(03) 9416 2802
(03) 9495 6491
Suite 207, 320 Victoria Parade
East Melbourne, VIC 3002
My private consulting rooms are located on the ground floor of the Epworth Freemasons Day Procedure and Maternity Centre in East Melbourne.
Underground parking is available for a fee. There is also limited on-street metered parking in the area.
The number 12 and 109 trams stop right outside the building, and the number 11 and 30 tram stop is a 5 minute walk away.
The number buses also stop right outside the building.
Train access is via Parliament station, which is a 10 minute walk away
Every pregnancy is unique, and your personal circumstances are specific to you. Listed below are some of the more common questions we receive, and the general responses to them. The responses to these questions are meant to be general guides only, and are not meant to replace specific detailed medical advice. Please discuss with me any concerns that you have if you think these responses may not be appropriate to you.
1. Can I take medications and herbal / vitamin preparations in pregnancy?
Most medications can be taken safely in pregnancy, however there are some that have the potential to cause harm. It is always advisable to check with me, or with your general practitioner before taking any medication. Internet searching can be confusing, as information can be conflicting. An alternative source of information is the Royal Women's Hospital Drugs in Pregnancy and Breastfeeding Information Line (03) 83453190.
Many herbal preparations have not been tested in pregnancy, and often there is very limited evidence as to the risk or safety of taking them in pregnancy. If it has been recommended that you take herbal preparations during pregnancy, please discuss your pregnancy concerns with your naturopath before taking them.
2. Can I travel in pregnancy?
In general, travel does not pose any risk to a pregnancy. The exception to this is long haul flying (and car travel), which is associated with an increased risk of blood clots in your legs (DVT). You are at higher risk for DVT during pregnancy than at other times in your life. If you are planning a long trip, please discuss this with me prior to travelling.
Most airlines have policies which allow travel up to 36 weeks in pregnancy, however some may request a certificate confirming your due date, or a medical clearance to travel. Please check any requirements. with your airline before you travel. In addition, policies may vary if you have a multiple pregnancy (twins or triplets), or if you have a more complicated pregnancy.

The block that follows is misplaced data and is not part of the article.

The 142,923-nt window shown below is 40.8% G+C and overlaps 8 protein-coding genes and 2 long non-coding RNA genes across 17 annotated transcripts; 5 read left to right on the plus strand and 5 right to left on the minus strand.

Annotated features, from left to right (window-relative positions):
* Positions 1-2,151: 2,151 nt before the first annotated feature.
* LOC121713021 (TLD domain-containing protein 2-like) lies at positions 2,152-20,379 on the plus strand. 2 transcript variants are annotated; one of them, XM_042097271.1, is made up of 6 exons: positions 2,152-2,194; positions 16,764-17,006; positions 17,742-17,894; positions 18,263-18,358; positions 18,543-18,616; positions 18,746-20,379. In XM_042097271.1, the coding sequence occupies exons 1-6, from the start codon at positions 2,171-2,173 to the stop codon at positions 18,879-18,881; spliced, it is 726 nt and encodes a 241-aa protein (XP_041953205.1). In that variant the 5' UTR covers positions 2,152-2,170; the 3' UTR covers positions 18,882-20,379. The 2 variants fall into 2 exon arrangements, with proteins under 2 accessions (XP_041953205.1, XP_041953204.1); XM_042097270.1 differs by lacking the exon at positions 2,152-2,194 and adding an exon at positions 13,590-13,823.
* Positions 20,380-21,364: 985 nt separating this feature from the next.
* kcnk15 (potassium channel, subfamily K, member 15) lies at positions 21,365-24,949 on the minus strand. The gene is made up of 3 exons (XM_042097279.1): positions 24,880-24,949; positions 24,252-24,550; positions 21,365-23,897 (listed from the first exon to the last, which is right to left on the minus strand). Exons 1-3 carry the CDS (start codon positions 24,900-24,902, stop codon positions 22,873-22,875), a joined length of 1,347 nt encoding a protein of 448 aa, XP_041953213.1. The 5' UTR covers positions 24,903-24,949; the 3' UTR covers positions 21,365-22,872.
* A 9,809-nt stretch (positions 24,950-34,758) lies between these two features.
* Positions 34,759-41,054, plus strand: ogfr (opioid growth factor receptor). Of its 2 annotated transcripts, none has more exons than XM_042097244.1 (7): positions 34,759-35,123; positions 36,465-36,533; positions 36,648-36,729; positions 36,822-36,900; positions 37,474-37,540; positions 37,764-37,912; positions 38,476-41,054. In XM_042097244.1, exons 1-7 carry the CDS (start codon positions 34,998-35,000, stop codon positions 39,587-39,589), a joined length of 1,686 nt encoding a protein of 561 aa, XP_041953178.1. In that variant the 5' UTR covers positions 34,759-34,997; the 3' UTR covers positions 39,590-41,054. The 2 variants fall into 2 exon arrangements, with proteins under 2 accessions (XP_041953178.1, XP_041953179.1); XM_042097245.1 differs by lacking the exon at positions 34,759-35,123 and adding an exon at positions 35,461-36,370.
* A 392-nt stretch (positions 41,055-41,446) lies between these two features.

When travelliing, it is important to consider the availability and quality of medical facilities at your destination. It is also important to ensure that your travel insurance specifically covers pregnancy and pregnancy-related complications. Taking a copy of your medical record with you when you travel is also a good idea.
In addition, if you are or your partner considering travelling overseas, please be conscious of the potential risk of Zika infection. Zika is a virus carried by certain species of mosquitoes. These mosquitoes are found in particular regions around the world. Zika infection in pregnancy has the potential to cause damage to unborn babies. A list of countries where Zika infection is possible can be found on the Australian Government Smart Traveller website. A similar list can also be found at the US CDC (Centres for Disease Control) website. Countires on the list can change as new information becomes available, and these websites are updated regularly. Zika infection can also be transmitted during sexual intercourse, so if you or your partner are planning travel to or have recently returned from a Zika-at-risk country, please discuss this with me as soon as possible.
3. Is it safe to exercise during pregnancy?
For healthy women with uncomplicated pregnancies who were exercising pre-pregnancy, exercise is both safe and recommended. In addition to the many benefits of exercise outside of pregnancy, exercise during pregnancy can reduce the risks of certain complications like pre-eclampsia and diabetes of pregnany. Exercise also has important mental health benefits, and can help pregnant mothers cope with the physical demands of pregnancy, childbirth, and caring for a new baby.
It is important to be aware that during pregnancy your heart is already working harder than when you are not pregnant - even when you are doing nothing! For this reason, during pregnancy you will find that the intensity of exercise that you can cope with will be less. It is important to listen your body, and not push yourself beyond comfortable limits. If you feel faint or dizzy, or if you experience cramping or bleeding during exercise you should stop immediately, and consult your doctor before re-commencing your exercise program. If you have not been exercising prior to pregnancy, if you have any serious medical condition, or if you are carrying a multiple pregnancy, please discuss this with either your GP or myself before commencing your exercise program.